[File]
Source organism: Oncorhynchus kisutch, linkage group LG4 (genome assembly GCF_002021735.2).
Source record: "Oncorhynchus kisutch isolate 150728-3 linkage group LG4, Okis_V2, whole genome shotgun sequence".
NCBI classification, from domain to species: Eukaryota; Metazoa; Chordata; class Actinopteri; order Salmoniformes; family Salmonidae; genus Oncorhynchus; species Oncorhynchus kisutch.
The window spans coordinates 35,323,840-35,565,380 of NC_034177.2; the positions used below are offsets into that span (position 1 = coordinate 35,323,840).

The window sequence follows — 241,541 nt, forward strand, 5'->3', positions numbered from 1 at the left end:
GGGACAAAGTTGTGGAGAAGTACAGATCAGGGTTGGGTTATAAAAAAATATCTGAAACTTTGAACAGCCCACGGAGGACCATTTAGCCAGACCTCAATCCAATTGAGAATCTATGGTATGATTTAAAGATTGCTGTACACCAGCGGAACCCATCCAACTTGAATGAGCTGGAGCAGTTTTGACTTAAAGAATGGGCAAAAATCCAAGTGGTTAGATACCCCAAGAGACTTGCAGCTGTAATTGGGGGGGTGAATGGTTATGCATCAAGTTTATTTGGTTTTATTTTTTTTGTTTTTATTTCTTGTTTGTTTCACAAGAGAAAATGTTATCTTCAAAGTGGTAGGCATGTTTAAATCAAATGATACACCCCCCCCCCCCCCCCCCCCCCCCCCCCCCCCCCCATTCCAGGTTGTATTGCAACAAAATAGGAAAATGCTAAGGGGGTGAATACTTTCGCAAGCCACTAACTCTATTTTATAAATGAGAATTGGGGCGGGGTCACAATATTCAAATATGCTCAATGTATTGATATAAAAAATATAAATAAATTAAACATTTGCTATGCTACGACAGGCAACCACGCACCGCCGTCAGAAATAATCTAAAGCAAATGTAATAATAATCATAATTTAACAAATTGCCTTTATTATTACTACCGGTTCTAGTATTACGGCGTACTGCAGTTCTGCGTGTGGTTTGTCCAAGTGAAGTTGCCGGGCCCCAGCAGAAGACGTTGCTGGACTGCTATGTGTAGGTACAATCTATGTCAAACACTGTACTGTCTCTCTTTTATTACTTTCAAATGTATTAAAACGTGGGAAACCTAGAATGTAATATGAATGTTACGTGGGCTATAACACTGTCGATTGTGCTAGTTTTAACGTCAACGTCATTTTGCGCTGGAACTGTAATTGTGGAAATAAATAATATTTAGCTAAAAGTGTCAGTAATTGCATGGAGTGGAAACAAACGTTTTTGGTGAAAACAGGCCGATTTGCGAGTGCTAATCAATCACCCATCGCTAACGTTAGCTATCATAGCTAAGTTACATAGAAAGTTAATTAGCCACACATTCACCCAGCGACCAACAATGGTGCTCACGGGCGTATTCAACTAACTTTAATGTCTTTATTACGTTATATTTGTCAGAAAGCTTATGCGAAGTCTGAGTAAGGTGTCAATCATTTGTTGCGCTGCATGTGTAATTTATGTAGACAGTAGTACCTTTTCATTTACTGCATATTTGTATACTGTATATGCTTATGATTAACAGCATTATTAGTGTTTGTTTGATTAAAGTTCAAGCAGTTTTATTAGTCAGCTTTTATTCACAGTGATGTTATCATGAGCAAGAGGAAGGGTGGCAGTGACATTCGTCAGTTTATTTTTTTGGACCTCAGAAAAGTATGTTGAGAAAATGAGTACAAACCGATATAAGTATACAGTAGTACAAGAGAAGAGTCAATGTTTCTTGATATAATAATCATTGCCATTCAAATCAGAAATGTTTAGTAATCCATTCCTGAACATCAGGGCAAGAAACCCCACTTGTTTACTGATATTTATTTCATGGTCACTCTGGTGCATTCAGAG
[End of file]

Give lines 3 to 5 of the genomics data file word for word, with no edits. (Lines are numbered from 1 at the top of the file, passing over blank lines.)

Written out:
NCBI classification, from domain to species: Eukaryota; Metazoa; Chordata; class Actinopteri; order Salmoniformes; family Salmonidae; genus Oncorhynchus; species Oncorhynchus kisutch.
The window spans coordinates 35,323,840-35,565,380 of NC_034177.2; the positions used below are offsets into that span (position 1 = coordinate 35,323,840).

The window sequence follows — 241,541 nt, forward strand, 5'->3', positions numbered from 1 at the left end: